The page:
[December 2010 update: Appropriately, this loophole has now been closed.]


Should they start taking benefits early, at age 62? The downside: the monthly payout is only 70% or 80% of what they’d get if they waited until full retirement age (roughly 66, depending on the year they were born).

Should they wait all the way to age 70? They’re rewarded with an even higher monthly pay-out. But what if they die three weeks later? How dumb will they feel then? (Though dead, I’m telling you: they will feel like idiots.)

If they’ve already begun taking benefits, should they give them back? It turns out you can do that – and should seriously consider it.

(I’m framing this in terms of your parents, but if you’re 85, you might want to forward this to your kids. And if you’re 62 or so yourself – well, I just don’t believe it. You look much younger.)

I always used to assume it was best, if you could afford it – and had no serious health issues you knew of (like, say, smoking) – to wait as long as you could, thereby to get a much higher monthly pay-out for the next 30 years.

But it turns out there’s a strong case to begin taking the dough at 62, because you’re allowed to give it back, if you choose, and ‘reapply’ at a later age for then then-prevailing benefit.

So say you start taking the payments at 62 and, come age 70, you’re dead. Aren’t you glad you didn’t wait?

Or say you’re alive and kicking, but – how to put this nicely? – you’re not getting any younger. (Benjamin Button you are not.*) So it may still be a pretty good bet that, with hindsight, your grieving heirs will say, graveside, ‘He was a heck of a golfer, a terrific husband – and was he ever smart to start taking his Social Security at 62!’

*I can suspend disbelief to allow for his having been born a ninety-year-old who grows progressively younger. But it is simply beyond imagining that he would not have been besieged by newspapers and medical researchers probing him every which way to discover the secret of reverse aging, don’t you think?

But what if, at 70, you’re feeling terrific and might even outdo your own mother, who lived to 97, and your own dad, who only just barely predeceased her? It could well make sense to pay back all the benefits you received and start taking a much higher monthly benefit instead. Long before your 97th year, you will have come out ahead. And if we do wind up living forever (click here) . . . well, you get the idea.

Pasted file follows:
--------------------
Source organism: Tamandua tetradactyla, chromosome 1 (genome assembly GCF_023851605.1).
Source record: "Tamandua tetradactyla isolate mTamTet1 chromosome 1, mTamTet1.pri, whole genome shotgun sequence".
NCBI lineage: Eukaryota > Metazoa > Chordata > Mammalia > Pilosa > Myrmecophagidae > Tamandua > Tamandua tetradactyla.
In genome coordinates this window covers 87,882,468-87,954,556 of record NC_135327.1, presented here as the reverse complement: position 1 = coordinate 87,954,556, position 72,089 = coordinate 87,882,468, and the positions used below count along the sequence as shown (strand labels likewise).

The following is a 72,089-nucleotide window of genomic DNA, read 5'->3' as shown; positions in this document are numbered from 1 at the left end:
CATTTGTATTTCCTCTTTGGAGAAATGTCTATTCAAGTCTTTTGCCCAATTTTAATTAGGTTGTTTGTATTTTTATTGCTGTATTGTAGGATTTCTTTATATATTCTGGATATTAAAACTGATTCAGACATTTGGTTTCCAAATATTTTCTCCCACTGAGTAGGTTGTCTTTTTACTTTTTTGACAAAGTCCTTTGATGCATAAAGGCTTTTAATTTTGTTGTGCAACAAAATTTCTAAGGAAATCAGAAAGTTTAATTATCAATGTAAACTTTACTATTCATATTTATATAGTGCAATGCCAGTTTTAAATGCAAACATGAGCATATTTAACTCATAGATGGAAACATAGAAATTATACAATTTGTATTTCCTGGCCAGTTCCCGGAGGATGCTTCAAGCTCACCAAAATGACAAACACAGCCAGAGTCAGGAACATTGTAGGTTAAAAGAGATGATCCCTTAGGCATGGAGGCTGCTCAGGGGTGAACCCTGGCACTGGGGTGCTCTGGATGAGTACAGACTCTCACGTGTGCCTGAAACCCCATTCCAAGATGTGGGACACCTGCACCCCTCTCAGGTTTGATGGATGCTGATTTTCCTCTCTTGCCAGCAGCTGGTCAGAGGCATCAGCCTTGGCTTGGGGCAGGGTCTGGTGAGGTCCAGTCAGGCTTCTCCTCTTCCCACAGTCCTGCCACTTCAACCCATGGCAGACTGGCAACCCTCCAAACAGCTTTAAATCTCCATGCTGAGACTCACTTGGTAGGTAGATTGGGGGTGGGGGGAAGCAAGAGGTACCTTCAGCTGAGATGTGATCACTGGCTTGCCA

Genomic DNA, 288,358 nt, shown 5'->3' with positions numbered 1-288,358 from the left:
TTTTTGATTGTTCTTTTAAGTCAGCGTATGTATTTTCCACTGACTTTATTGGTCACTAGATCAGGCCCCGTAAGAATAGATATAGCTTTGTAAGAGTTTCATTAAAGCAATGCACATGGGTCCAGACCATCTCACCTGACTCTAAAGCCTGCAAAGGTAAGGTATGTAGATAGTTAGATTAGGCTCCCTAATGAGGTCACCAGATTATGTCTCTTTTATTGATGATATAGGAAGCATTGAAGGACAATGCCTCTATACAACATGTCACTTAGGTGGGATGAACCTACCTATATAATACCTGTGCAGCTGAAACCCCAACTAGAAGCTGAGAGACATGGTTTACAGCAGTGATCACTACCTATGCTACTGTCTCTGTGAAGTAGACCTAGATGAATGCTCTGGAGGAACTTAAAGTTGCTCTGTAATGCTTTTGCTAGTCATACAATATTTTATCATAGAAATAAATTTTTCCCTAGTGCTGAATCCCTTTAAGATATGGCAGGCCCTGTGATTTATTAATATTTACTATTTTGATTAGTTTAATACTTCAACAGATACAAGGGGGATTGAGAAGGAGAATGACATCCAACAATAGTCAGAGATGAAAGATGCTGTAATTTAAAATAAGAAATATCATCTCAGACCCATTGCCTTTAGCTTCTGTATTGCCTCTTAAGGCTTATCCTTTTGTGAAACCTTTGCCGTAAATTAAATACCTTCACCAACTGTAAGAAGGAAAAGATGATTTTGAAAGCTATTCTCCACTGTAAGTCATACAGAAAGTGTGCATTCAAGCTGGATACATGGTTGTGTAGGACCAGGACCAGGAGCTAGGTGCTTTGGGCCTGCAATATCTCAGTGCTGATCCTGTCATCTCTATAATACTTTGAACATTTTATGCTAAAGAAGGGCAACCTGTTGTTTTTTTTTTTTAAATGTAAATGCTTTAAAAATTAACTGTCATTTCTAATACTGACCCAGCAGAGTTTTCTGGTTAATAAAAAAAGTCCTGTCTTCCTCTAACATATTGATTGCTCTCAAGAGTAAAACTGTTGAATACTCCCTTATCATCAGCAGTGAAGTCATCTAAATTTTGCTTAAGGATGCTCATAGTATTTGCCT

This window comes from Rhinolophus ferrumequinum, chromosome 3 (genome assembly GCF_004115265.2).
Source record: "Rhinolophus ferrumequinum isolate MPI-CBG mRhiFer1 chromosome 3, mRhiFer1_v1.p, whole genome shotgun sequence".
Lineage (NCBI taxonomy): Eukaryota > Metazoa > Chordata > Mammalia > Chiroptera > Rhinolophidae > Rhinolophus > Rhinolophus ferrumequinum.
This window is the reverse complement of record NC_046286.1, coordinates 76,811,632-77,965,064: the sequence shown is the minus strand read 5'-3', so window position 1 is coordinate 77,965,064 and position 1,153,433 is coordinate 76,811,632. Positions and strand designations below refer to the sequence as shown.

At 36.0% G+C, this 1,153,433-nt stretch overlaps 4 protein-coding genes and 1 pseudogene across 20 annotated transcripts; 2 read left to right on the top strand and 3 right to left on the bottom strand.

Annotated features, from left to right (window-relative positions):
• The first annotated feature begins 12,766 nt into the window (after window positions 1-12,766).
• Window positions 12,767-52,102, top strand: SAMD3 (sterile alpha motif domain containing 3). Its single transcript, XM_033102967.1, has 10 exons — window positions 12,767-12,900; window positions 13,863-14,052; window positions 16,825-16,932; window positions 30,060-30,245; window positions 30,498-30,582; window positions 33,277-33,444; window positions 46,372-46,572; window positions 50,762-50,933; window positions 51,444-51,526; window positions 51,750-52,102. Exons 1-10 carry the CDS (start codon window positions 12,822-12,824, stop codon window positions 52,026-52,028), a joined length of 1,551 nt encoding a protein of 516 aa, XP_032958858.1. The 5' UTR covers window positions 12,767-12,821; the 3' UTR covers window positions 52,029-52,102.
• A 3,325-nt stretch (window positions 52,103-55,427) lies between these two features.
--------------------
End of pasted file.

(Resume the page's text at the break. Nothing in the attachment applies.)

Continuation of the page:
This strategy is complicated by taxes and other factors discussed in Forbes (you may have to click the link more than once to push past the advertising). But the basic idea is pretty simple: Imagine you take the checks every month for eight years, deposit them in a savings account, and then at 70 (having kept the interest), you get that rarest of all things – the benefit of hindsight. If you say to yourself, ‘Gee, I wish I hadn’t settled for that puny early-benefit option at 62. I should have waited to 70’ – then you can change your mind! Just fill out Social Security Form 521.

You have to pay back all the benefits you received, but no penalty or interest. And yes, some of those benefits were taxed along the way; but you get a tax deduction for the benefits you return.

The Social Security Administration is aware that this strategy is catching on, and recently studied it – quite thoughtfully – here.

It’s always possible they will shut it down; but even if they did, they might well grandfather in those who had already begun taking benefits. And even if they didn’t grandfather those grandfathers, isn’t the real risk then simply that they will live a very long time (and thus have been better off not taking checks at 62)? I can think of worse things.


  • I’ve been using age 62 and 70 in my examples, but you might also decide to reset your application at age 66 or 67 or 68 or whenever.
  • All the checks, whenever you decide to start taking them, are slated to increase with inflation.
  • If you’re married, another strategy to consider: The lesser-earning spouse starts taking checks early, at 62. Then, when the higher-earning spouse applies at full-retirement age (or even waits to 70), the lesser-earning spouse can opt to take a check equal to 50% of the higher-earning spouse’s benefit – i.e., for a combined total of 150% of the higher earning spouse’s benefit.
  • To play with Social Security benefit calculators, click here.

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